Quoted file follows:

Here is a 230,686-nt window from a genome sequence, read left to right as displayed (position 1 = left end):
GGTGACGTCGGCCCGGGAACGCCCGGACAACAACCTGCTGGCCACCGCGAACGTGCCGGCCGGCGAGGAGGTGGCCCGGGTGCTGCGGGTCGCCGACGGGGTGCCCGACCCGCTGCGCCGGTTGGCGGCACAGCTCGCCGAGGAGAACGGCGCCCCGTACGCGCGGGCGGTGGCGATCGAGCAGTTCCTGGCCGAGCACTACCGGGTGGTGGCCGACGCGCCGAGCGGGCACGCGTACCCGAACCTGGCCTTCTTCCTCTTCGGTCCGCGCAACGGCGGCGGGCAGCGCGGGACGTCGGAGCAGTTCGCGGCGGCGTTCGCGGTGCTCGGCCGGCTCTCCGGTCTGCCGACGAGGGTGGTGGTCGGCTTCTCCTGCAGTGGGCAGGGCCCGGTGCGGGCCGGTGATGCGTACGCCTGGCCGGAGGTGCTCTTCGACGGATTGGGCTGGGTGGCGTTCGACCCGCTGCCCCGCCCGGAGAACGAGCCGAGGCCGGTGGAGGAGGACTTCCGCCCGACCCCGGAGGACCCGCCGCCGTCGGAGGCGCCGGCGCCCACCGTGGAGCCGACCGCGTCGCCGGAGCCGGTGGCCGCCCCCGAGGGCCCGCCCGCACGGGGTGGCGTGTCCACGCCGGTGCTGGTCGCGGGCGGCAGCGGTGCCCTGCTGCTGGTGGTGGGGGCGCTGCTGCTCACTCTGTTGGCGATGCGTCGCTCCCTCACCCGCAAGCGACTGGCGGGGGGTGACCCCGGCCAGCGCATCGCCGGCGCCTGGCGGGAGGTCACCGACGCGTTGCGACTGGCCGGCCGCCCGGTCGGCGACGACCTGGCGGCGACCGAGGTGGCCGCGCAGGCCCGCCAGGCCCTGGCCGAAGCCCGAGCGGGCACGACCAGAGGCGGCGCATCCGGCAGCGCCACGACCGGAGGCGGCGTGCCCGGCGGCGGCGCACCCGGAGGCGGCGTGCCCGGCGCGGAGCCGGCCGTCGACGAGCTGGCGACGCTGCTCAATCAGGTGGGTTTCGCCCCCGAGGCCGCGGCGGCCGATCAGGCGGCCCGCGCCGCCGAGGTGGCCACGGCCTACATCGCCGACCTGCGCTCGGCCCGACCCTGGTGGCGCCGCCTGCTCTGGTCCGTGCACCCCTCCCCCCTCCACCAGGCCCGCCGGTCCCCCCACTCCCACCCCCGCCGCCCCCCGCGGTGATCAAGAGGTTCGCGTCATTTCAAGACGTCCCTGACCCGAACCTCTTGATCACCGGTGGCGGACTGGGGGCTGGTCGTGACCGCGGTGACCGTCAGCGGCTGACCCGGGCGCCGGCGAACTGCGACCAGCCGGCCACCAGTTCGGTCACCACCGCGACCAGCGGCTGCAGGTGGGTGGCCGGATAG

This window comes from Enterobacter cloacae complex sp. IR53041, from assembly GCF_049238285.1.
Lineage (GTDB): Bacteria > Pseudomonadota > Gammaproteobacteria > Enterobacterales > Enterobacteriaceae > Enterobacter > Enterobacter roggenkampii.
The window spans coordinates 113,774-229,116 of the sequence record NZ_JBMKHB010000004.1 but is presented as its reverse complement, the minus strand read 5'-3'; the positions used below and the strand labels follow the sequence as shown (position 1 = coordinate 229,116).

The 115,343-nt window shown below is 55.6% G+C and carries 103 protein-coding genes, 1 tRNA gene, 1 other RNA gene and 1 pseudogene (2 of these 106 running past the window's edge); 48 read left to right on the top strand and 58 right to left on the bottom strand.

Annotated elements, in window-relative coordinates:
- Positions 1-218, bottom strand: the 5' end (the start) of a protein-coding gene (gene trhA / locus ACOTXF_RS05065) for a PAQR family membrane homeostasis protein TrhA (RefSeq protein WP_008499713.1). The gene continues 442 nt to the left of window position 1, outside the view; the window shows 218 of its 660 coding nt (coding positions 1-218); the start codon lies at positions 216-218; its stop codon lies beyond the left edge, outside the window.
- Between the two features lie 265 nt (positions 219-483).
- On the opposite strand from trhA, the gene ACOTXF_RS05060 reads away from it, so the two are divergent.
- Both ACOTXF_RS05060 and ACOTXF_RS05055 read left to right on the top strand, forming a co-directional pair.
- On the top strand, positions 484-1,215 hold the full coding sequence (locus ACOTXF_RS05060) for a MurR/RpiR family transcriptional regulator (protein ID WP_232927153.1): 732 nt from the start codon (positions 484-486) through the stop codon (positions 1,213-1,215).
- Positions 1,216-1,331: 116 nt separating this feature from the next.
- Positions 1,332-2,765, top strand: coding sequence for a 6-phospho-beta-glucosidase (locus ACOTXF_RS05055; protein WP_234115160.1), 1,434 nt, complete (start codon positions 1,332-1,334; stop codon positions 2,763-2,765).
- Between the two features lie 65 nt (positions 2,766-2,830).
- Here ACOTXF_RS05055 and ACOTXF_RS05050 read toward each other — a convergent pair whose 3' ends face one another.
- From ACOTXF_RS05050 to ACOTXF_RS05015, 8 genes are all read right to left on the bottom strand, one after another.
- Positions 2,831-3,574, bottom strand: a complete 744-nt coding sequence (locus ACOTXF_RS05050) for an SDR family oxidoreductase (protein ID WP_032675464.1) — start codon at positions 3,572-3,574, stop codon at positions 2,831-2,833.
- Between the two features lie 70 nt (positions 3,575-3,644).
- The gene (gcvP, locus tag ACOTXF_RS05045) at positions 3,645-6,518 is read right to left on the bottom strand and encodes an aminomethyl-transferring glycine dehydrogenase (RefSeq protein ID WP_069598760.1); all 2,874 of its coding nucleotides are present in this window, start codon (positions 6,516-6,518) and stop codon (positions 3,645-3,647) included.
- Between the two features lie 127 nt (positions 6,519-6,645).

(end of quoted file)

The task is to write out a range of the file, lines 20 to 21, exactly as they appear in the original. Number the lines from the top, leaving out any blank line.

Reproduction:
- The gene (gcvP, locus tag ACOTXF_RS05045) at positions 3,645-6,518 is read right to left on the bottom strand and encodes an aminomethyl-transferring glycine dehydrogenase (RefSeq protein ID WP_069598760.1); all 2,874 of its coding nucleotides are present in this window, start codon (positions 6,516-6,518) and stop codon (positions 3,645-3,647) included.
- Between the two features lie 127 nt (positions 6,519-6,645).